What happened

Shares of The Chefs' Warehouse (NASDAQ:CHEF) were headed higher on Wednesday, at one point trading 12% higher. As of 11:45 a.m. EDT, shares had given a little back, but were still up 7% for the session.

Having more than quadrupled in value since March lows, The Chefs' Warehouse stock is garnering attention from traders, and their optimism may be the only thing explaining today's move. 

A businessman draws an upward arrow on a transparent touchscreen.

Image source: Getty Images.

So what

On Monday, The Chefs' Warehouse filed with the SEC, explaining that some of its board members would forgo their board retainer payment for a year. Then on Tuesday, the company announced shareholders had approved recommendations at the annual shareholder meeting. But these developments are hardly stock-moving revelations. 

Doing a simple volume (how many times shares trade hands) comparison with data available on Yahoo! Finance, traders have given The Chefs' Warehouse much more attention in the past 10 days than the three-month average.

Stock movements caused by traders with a short-term mentality are impossible to predict. Today it's up. But remember, it was just last week The Chefs' Warehouse stock was falling, after it announced a secondary stock offering that will dilute shareholder value. That's more material to investors than the reason the stock is going up today.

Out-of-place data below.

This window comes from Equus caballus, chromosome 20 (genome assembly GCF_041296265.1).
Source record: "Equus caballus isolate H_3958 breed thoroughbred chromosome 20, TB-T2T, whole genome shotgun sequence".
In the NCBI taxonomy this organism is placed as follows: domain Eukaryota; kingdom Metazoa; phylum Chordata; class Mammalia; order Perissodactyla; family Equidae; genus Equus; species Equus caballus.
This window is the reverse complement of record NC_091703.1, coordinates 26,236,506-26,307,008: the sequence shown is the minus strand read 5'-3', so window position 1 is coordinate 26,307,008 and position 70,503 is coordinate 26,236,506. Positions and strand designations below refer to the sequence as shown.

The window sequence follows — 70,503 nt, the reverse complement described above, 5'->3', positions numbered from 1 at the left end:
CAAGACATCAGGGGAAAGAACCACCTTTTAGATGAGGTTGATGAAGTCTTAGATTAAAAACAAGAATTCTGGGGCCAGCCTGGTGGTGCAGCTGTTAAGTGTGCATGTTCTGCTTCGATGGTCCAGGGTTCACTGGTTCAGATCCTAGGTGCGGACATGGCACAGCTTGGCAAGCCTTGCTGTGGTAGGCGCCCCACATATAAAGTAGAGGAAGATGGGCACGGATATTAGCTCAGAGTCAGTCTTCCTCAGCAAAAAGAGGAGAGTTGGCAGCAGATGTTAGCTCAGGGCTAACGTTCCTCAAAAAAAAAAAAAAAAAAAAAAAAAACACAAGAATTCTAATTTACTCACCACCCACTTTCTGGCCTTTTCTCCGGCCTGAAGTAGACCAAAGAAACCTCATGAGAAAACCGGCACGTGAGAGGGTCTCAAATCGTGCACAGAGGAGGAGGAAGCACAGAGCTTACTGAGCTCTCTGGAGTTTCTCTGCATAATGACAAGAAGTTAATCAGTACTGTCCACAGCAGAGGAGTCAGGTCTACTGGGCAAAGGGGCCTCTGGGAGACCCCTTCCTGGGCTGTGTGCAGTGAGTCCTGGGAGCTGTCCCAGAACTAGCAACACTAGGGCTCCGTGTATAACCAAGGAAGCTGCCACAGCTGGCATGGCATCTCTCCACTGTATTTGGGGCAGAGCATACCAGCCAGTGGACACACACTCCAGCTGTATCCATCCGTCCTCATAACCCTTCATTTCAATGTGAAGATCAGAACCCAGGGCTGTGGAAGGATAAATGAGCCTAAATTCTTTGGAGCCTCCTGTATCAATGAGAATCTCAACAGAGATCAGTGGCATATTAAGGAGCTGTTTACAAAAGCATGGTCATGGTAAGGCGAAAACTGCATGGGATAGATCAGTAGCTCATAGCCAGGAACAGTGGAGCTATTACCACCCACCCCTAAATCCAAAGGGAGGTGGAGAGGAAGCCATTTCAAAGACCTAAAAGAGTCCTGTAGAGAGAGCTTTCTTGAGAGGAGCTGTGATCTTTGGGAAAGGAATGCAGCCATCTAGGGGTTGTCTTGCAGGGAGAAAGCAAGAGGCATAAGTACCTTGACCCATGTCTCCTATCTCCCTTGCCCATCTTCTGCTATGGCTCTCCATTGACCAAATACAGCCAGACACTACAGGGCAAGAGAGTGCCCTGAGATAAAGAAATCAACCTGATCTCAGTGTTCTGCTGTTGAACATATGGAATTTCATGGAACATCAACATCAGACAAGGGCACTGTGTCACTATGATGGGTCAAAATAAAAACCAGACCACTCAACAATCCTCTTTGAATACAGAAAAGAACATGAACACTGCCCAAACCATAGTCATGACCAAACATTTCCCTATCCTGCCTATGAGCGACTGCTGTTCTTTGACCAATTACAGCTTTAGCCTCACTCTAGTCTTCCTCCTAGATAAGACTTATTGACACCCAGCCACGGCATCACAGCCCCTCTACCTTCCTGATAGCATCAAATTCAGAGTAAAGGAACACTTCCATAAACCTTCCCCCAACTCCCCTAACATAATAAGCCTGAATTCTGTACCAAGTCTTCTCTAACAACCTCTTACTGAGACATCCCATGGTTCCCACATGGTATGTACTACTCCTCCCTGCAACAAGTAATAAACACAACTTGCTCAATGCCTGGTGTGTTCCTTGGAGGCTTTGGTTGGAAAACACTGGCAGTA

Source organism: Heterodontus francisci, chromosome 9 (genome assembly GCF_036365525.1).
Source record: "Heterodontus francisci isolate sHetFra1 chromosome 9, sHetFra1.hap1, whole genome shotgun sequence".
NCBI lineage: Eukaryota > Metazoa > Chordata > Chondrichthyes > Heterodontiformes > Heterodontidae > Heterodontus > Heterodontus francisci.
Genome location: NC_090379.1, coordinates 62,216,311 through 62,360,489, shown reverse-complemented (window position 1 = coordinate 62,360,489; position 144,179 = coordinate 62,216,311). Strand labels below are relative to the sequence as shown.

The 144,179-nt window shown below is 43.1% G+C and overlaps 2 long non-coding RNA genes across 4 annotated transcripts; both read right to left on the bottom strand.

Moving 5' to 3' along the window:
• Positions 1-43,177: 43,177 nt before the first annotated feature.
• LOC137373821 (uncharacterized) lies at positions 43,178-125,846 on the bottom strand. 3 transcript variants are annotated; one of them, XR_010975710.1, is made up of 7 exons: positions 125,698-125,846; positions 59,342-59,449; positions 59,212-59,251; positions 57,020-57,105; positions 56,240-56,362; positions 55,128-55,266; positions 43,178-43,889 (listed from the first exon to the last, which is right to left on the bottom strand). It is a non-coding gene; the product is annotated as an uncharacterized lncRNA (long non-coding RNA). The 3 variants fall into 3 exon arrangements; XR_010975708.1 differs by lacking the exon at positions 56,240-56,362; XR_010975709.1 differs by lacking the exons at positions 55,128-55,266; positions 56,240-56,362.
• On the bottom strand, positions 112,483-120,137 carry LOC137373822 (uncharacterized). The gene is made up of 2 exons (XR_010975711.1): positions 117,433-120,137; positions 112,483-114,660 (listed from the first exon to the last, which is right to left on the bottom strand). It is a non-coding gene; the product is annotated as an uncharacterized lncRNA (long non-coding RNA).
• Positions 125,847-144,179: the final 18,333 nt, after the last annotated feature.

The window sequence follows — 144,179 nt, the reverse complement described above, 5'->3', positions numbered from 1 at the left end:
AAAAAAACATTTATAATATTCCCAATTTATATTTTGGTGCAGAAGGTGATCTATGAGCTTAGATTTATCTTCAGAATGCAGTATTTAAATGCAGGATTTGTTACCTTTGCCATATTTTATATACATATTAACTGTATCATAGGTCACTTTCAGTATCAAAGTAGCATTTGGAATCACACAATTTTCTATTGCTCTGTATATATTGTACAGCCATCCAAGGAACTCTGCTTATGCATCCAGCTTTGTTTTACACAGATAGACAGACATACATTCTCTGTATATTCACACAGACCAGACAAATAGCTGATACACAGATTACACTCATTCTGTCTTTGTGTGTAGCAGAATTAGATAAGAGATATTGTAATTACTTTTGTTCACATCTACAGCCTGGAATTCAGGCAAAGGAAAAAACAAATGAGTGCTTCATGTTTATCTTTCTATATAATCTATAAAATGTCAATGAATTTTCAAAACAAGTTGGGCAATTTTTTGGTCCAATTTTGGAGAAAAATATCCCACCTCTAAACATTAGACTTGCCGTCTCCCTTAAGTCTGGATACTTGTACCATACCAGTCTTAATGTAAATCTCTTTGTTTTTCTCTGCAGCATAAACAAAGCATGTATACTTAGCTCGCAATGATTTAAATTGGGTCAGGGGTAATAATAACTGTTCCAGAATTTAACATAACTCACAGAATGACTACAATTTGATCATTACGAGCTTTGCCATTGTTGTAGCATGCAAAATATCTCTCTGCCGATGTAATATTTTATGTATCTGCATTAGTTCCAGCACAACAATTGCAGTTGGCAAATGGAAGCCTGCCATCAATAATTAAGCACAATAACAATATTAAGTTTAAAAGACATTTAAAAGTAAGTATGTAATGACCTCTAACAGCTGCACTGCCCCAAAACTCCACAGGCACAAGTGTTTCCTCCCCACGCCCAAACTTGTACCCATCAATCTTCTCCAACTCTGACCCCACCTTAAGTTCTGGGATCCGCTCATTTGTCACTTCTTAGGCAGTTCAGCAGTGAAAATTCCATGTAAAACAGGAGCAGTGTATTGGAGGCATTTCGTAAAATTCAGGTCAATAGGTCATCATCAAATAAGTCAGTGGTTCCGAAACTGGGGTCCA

Now what

My suspicion is traders are looking at The Chefs' Warehouse stock simply because it's still down more than 60% from 52-week highs. As the U.S. reopens for business, the hope is this company can also normalize. But I'm not sure I share the optimism completely.

The Chefs' Warehouse supplies products to restaurants. Preliminary April data recently released from the Census Bureau shows sales for food-service and drinking places were down 49% from April 2019. While reports from publicly traded restaurant companies show sales starting to pick back up in May, sales are still down significantly from the year-ago period.

It will take time for The Chefs' Warehouse to get back to normal. The company knew this when it raised funds via the secondary stock offering. While I suppose some will make the case this is a value stock, it's not something I would want to hold for the long term. Organic revenue growth was a mere 4% in 2019, and the company is a low-margin business in the best of times.

This article represents the opinion of the writer, who may disagree with the “official” recommendation position of a Motley Fool premium advisory service. We’re motley! Questioning an investing thesis -- even one of our own -- helps us all think critically about investing and make decisions that help us become smarter, happier, and richer.